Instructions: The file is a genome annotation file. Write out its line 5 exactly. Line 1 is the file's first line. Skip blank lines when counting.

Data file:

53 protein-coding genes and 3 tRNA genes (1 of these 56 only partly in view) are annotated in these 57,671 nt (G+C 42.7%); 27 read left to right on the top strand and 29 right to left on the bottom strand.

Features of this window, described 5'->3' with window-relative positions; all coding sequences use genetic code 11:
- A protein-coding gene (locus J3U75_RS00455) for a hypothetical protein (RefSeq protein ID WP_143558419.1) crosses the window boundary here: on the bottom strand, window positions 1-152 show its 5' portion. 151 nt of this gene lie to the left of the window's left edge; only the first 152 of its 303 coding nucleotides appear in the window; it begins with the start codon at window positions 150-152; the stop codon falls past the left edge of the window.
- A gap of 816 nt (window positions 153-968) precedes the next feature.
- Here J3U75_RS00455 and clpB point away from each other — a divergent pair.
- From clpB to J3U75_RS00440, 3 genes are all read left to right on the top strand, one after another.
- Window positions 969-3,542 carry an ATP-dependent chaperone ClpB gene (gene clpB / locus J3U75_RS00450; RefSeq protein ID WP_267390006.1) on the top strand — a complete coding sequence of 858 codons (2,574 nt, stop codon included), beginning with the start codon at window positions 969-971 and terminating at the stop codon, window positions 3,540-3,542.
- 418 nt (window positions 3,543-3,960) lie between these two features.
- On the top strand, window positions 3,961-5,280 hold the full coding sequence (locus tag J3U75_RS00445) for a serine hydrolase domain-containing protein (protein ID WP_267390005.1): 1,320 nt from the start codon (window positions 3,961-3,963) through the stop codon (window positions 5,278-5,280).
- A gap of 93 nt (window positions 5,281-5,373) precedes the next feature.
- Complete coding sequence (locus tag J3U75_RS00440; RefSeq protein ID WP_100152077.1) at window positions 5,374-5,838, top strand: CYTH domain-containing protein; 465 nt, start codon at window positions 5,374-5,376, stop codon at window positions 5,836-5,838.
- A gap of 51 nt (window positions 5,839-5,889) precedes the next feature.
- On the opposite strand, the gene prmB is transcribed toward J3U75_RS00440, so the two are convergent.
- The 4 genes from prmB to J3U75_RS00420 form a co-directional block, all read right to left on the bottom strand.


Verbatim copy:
- Here J3U75_RS00455 and clpB point away from each other — a divergent pair.